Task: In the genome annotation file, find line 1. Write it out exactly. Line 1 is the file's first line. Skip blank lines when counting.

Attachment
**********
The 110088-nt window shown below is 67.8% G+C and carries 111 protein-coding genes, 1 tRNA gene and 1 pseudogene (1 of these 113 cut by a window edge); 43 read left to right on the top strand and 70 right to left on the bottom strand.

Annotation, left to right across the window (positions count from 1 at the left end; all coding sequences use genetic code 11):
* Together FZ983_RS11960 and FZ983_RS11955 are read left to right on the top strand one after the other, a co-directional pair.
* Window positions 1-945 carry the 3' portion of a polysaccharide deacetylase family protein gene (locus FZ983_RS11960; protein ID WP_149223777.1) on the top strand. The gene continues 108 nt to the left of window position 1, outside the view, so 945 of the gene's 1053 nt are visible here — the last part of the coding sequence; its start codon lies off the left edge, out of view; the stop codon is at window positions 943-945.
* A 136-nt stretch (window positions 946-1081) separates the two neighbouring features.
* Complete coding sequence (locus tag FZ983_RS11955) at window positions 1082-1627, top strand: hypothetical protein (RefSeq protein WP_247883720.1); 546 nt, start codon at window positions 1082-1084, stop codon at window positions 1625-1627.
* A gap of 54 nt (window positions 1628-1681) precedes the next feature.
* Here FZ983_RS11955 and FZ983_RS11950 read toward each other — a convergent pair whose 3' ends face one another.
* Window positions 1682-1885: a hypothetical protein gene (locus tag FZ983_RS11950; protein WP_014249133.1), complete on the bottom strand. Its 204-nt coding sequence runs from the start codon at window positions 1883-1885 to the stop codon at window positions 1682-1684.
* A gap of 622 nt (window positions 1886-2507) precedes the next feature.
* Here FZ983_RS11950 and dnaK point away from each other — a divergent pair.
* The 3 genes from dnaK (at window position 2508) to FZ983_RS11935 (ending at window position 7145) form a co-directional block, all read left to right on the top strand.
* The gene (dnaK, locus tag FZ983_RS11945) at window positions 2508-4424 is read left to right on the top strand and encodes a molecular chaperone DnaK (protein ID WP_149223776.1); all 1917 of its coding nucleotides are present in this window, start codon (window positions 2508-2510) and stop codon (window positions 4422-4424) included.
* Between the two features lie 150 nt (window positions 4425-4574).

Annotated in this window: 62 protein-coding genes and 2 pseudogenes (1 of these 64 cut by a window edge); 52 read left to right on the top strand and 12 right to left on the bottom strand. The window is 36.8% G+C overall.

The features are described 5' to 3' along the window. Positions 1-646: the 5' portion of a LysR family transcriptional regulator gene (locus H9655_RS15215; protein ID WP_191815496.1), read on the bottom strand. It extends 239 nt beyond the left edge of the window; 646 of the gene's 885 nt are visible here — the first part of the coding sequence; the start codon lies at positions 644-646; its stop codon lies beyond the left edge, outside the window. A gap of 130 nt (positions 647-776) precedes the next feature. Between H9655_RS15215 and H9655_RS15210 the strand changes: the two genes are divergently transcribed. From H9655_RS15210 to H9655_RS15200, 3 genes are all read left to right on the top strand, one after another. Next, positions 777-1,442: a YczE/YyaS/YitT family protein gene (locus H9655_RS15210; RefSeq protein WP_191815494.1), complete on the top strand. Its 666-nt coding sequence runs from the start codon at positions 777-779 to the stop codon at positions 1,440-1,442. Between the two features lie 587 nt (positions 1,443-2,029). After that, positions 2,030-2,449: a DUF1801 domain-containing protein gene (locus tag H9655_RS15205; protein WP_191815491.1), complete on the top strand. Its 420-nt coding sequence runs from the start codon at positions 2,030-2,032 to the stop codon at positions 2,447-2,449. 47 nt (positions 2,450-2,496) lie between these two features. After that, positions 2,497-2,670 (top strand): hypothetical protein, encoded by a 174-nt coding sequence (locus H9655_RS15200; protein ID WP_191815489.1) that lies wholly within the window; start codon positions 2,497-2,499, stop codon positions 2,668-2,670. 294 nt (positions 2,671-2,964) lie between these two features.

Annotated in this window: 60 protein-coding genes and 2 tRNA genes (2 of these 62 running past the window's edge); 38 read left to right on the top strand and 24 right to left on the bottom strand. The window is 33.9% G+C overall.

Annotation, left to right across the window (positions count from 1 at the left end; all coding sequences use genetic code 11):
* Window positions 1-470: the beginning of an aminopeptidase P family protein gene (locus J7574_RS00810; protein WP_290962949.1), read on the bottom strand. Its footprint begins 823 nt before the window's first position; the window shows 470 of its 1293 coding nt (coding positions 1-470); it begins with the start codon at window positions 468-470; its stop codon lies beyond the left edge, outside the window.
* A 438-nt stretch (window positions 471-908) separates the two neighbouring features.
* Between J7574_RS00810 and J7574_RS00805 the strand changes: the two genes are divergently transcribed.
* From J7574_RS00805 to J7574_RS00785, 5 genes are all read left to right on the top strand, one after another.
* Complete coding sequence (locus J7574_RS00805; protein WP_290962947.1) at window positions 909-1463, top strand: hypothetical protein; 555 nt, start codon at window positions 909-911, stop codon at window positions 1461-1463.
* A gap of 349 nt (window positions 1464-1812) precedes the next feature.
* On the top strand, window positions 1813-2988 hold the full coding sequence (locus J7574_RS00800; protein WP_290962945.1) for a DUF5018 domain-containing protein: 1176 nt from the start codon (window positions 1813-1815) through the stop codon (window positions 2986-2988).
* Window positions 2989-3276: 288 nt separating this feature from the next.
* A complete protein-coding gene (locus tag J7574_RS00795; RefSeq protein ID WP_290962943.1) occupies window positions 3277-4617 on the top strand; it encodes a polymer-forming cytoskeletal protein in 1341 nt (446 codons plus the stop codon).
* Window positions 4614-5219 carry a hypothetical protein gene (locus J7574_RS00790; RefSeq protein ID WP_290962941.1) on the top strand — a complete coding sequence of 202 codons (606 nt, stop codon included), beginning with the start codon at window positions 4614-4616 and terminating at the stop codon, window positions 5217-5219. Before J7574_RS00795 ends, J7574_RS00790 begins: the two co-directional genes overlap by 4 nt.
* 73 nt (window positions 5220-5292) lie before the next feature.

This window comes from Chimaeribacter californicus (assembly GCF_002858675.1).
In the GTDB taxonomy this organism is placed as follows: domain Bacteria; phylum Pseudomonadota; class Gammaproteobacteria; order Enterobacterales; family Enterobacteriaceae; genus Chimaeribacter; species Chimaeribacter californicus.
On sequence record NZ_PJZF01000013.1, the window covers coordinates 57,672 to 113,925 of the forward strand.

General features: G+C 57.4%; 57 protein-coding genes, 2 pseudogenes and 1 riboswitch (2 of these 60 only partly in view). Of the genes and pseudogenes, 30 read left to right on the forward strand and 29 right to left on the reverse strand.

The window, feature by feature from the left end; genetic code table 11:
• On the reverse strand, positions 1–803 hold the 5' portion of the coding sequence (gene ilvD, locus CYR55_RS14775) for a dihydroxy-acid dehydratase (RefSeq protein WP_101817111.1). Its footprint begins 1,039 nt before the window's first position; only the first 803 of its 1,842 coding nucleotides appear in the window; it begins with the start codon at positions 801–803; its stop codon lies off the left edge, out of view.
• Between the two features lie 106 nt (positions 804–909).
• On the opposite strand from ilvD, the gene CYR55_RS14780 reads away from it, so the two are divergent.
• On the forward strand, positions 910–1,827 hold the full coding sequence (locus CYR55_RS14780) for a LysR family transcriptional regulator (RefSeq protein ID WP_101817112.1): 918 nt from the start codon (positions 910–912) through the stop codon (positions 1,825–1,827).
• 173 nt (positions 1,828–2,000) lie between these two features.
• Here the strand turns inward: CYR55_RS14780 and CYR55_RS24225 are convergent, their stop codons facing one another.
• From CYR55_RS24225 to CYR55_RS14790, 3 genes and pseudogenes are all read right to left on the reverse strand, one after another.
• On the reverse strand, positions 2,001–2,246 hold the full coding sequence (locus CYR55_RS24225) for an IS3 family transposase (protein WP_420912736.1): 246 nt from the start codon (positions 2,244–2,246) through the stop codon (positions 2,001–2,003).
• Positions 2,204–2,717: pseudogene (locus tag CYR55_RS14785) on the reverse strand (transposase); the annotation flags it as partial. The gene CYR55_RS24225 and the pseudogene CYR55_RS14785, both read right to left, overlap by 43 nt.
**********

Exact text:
The 110088-nt window shown below is 67.8% G+C and carries 111 protein-coding genes, 1 tRNA gene and 1 pseudogene (1 of these 113 cut by a window edge); 43 read left to right on the top strand and 70 right to left on the bottom strand.